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No silver carp eDNA in new St. Joseph River samples

Three USFWS employees at a lab table filtering water samples.

The Michigan Department of Natural Resources today announced that no silver carp environmental DNA was found in a Sept. 6 resampling of the St. Joseph River. 

Following notification that one of 220 samples taken on the St. Joseph River in June by the U. S. Fish and Wildlife Service contained eDNA from invasive silver carp, the area was resampled. 

A total of 220 new samples were collected from stretches of the river between Lake Michigan and Berrien Springs, and according to the USFWS, none of the samples tested positive for bighead or silver carp eDNA. These species of invasive carp are not known to be in the Great Lakes basin, and this sampling provides an early detection process for their potential presence.

Testing for eDNA involves collecting water samples throughout a river or lake and analyzing each sample for silver or bighead carp genetic material. Repeated sampling is used to verify results and to assess whether the detections may have come from a live fish.

“Based on all the available monitoring data, it is unlikely that live silver carp are present in the St. Joseph River,” said Lucas Nathan, Michigan Department of Natural Resources aquatic invasive species coordinator. “Even with this good news, we will continue to work with our Fish and Wildlife Service partners to monitor the river for any signs of invasive carp.”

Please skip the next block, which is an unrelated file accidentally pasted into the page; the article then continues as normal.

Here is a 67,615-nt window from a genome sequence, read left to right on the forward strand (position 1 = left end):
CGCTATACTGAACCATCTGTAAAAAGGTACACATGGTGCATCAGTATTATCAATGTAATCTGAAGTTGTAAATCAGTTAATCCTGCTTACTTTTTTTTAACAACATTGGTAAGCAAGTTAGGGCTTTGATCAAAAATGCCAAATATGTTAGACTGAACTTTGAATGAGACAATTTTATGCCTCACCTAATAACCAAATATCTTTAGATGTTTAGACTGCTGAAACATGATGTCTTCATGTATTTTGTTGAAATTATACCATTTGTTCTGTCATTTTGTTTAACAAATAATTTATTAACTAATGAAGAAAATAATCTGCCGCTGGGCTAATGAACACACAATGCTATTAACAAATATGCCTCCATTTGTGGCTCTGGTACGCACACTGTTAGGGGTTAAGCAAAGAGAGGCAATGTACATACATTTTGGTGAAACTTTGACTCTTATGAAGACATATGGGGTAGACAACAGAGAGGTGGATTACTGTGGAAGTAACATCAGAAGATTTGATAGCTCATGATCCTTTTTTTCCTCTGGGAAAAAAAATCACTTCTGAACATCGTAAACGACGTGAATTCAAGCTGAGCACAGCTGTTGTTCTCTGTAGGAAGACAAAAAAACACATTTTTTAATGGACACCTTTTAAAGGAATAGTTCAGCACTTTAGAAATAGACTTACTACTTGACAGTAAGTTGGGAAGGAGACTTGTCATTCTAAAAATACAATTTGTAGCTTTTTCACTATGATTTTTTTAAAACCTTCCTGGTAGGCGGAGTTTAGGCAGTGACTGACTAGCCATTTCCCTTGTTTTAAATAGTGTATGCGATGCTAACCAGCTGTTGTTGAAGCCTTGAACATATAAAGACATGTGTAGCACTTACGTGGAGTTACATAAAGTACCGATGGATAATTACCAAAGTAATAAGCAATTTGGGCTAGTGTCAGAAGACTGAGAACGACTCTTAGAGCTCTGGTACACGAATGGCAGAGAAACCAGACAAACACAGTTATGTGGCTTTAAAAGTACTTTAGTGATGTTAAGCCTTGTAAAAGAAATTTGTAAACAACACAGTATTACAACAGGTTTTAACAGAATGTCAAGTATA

In addition to eDNA monitoring, the USFWS has conducted monthly electrofishing and netting in the St. Joseph River for the last two summers to capture and remove grass carp. No silver carp have been observed or captured in these efforts, which will continue through October and begin again next spring.

A history of partnership

Since 2013, the DNR has coordinated with the USFWS to implement the eDNA surveillance program in Michigan’s major tributaries to all the Great Lakes except Lake Superior, because it has been deemed very low-risk for the introduction and establishment of invasive carp. Results of these surveys are available at

Boaters and anglers can help

Anglers across the state are encouraged to learn to identify invasive carp. Keep and report any suspected invasive carp captures. Identification and reporting information is available at

Boaters and anglers are reminded to clean, drain and dry boats and gear and properly dispose of bait in accordance with state laws – measures that help limit the spread of invasive species and protect Michigan’s rivers, lakes and streams.

Michigan's Invasive Species Program is cooperatively implemented by the Michigan departments of Agriculture and Rural Development; Environment, Great Lakes and Energy; and Natural Resources.

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